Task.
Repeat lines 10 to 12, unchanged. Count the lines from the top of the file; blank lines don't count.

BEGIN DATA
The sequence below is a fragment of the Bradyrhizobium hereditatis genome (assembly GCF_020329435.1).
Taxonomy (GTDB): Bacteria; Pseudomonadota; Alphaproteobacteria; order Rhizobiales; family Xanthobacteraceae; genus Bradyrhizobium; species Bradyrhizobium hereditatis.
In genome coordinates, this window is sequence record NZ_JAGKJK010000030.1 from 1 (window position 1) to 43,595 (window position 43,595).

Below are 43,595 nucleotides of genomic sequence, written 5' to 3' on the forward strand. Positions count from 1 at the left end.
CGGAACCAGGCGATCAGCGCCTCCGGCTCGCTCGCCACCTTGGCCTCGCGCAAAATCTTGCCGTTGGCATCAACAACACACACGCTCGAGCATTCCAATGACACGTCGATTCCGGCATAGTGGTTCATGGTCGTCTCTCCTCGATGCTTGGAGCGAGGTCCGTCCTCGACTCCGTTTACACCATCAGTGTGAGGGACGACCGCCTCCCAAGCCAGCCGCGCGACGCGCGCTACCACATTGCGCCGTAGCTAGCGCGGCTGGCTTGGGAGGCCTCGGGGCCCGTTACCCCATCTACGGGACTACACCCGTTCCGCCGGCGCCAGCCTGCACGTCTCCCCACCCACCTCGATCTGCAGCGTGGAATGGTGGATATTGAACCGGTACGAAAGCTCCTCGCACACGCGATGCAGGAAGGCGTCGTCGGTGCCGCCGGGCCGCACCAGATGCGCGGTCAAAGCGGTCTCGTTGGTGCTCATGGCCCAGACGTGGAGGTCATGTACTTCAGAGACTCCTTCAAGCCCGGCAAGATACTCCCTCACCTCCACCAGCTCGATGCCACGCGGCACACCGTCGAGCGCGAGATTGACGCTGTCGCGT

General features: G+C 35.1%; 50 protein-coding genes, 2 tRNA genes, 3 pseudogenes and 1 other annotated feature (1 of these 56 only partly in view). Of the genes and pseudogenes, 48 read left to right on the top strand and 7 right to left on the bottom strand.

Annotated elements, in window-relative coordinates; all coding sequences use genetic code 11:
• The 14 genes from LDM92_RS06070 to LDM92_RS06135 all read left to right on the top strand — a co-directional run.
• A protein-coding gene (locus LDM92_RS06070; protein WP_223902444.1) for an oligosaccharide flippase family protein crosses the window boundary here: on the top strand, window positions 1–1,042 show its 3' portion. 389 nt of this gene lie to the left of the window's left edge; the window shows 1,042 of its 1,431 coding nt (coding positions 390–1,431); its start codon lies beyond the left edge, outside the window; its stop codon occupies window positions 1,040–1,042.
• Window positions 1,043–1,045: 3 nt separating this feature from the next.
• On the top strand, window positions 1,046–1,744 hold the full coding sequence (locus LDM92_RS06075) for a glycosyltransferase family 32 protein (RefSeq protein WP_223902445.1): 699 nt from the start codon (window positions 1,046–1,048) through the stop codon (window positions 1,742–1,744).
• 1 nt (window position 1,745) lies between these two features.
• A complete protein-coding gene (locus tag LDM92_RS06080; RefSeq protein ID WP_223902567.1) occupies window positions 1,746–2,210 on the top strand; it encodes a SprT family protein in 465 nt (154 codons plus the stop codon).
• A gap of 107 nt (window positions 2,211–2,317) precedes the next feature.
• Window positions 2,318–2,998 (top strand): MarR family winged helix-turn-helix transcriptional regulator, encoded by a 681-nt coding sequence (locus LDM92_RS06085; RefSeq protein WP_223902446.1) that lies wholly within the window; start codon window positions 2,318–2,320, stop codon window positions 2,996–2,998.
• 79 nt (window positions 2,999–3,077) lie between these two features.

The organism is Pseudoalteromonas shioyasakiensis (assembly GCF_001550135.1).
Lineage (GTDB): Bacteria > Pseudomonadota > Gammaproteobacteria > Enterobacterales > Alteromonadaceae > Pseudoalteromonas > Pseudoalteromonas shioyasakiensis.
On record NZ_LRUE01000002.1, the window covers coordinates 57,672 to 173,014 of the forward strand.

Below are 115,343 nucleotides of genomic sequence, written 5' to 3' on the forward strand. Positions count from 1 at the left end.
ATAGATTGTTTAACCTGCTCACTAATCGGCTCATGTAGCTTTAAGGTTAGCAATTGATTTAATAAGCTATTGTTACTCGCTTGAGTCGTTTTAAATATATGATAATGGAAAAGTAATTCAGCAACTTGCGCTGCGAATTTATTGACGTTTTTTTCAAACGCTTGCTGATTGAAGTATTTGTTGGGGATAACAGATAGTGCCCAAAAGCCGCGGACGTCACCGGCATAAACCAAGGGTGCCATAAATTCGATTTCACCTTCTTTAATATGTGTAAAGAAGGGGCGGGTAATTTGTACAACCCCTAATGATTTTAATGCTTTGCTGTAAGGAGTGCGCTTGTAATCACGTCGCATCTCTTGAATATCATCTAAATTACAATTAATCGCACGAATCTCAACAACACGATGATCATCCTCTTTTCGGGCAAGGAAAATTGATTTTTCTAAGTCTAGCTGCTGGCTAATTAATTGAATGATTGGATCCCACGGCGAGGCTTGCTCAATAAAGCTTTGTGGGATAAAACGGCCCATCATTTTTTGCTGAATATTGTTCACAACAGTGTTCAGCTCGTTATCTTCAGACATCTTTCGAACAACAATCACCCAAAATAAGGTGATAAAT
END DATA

• Window positions 1,043–1,045: 3 nt separating this feature from the next.
• On the top strand, window positions 1,046–1,744 hold the full coding sequence (locus LDM92_RS06075) for a glycosyltransferase family 32 protein (RefSeq protein WP_223902445.1): 699 nt from the start codon (window positions 1,046–1,048) through the stop codon (window positions 1,742–1,744).
• 1 nt (window position 1,745) lies between these two features.